Reflexión #1 Por qué comparto mis experiencias en redes sociales y el blog

Desde hace casi 9 años he ido compartiendo públicamente las expediciones de escalada, viajes de navegación, vuelos y demás aventuras que he tenido la fortuna de vivir. La intención de abrir una ventana a mi vida nunca ha sido con el objeto de vanagloriarme o de cualquier manera alardear de lo que he logrado. Al ser todas ella experiencias y metas personales, la satisfacción también es personal y ajena a cualquier reconocimiento de terceros. También, quienes me conocen estarán de acuerdo cuando digo que soy una persona muy reservada y lo opuesto a una personalidad histriónica. Entonces, ¿por qué publicar en redes sociales y en un blog estas experiencias personales? La respuesta es simple pero hace falta hacer un poco de historia.

Aterrizaje en El Peñon, Temascaltepec, México

Llevo 23 años escalando montañas y 13 de ellos han sido expediciones al extranjero. Muchas han sido a lugares verdaderamente remotos. Lugares de los que se leen en los viejos libros de aventuras y exploradores, lugares que generan curiosidad e interés. Por eso no es extraño que al regresar de una expedición a África o a Papua Nueva Guinea los amigos y familia con los que me encontraban quisieran que les platicara sobre mis experiencias. Lo hacía con mucho gusto. En 2008, aprovechando la tecnología disponible, tuve la idea de escribir un blog durante la expedición al Everest y Lhotse. De esa manera, en vez de que al regresar a casa tuviera que repetir la misma historia decenas de veces, mi familia y amigos podían ir viviendo esta expedición conmigo día a día. Las conversaciones que tenía con ellos a mi regreso eran pláticas como las que tendría con un compañero de la expedición. Como si hubieran estado ahí. 

El compartir las aventuras a través del blog y redes sociales tuvo una consecuencia positiva. Al ser una página pública, mucha gente a la que no conocía podía leer sobre mis experiencias y esto las motivaba a tratar de vivir las suyas. Pienso que muchas veces lo que más cuesta para iniciar un proyecto personal que todavía es un sueño o un deseo, es dar el primer paso para iniciar a planearlo y a ejecutarlo. Y fueron muchas las personas que se pusieron en contacto conmigo para comentarme que gracias a lo que habían leído de mis proyectos se habían animado por fin a dar el primer paso para hacer el viaje o vivir la experiencia que siempre habían deseado. Se convirtió en un círculo virtuoso. Entre más compartía, más comentarios recibía de gente viviendo grandes experiencias personales.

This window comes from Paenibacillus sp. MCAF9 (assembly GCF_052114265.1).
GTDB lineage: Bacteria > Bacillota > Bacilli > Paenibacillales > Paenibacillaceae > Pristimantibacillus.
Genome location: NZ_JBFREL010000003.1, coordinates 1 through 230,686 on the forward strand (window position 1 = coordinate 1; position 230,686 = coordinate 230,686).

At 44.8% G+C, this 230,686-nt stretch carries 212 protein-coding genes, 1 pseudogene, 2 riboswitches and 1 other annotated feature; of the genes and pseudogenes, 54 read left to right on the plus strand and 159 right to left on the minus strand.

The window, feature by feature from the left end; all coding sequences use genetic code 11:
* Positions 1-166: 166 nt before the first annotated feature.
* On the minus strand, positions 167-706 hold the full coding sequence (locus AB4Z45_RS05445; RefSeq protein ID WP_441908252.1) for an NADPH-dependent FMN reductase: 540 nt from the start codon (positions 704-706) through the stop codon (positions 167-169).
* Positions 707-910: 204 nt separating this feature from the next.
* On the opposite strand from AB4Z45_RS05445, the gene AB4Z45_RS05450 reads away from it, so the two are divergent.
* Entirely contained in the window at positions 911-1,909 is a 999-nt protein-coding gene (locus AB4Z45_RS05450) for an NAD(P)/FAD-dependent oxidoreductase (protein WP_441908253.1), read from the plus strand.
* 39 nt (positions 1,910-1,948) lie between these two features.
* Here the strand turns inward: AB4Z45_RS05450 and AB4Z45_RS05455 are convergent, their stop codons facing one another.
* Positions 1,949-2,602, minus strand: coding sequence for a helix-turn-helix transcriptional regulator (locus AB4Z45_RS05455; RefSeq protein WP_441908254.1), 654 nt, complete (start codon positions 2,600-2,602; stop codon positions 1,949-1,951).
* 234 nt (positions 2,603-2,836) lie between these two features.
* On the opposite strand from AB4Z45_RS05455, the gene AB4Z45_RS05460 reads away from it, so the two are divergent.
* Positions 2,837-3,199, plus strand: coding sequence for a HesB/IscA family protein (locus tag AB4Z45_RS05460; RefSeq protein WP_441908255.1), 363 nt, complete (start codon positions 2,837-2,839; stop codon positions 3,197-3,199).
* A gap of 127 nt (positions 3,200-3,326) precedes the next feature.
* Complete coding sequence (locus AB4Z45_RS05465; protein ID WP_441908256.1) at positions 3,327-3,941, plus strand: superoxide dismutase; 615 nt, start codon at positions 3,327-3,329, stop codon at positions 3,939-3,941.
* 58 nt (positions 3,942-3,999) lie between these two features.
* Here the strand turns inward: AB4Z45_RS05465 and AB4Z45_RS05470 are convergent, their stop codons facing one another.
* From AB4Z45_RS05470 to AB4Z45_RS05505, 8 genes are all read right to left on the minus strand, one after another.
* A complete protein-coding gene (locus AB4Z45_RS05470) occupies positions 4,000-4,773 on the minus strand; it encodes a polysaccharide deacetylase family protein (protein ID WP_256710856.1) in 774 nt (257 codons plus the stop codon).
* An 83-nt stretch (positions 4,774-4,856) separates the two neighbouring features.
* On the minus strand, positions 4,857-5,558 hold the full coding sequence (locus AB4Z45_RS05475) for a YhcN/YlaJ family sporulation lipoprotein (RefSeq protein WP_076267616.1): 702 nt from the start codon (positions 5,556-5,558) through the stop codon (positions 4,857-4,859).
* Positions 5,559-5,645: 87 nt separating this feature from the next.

Aprecio mucho el poder vivir en una época en la que la tecnología nos permite estar conectados, y en contacto tanto con gente cercana como con desconocidos. Pero sobre todo aprecio la oportunidad de poder abrir esta ventana a mis experiencias. Y, si sientes que en algo puedo mejorar, los comentarios constructivos siempre son bienvenidos. 

La cima del Everest, con sus banderas con oraciones Budistas

Afterthought to X-Pyr 2016

It’s been two weeks since the official end of X-Pyr 2016. My personal experience as participant in this amazing race was too short. On day two I caught a thermal just a few meters off the ground while I was already committed to land and ended up crashing into a barbed wire fence. I was incredibly lucky to have hit a post with my shoes and avoided hitting the spikes with my body. But my paraglider wasn’t as lucky. It was still traveling at a high speed and the barbs caused severe damage to about 25% of my wing.

Start of X-Pyr 2016, Hondarribia

I considered the situation with Alex, my teammate, and we agreed that it was a complex repair, not something we could just tape up and it was a significant safety risk. We didn’t have a backup glider and it was impossible for us to buy, rent or in any other way get another glider within the next few days. I even told Alex I would pack my damaged glider and walk as far as I could, without the possibility of flying, until the race was over. He smartly talked me out of this idea. We decided to call the Race Director and let him know that we were retiring. Our race was over.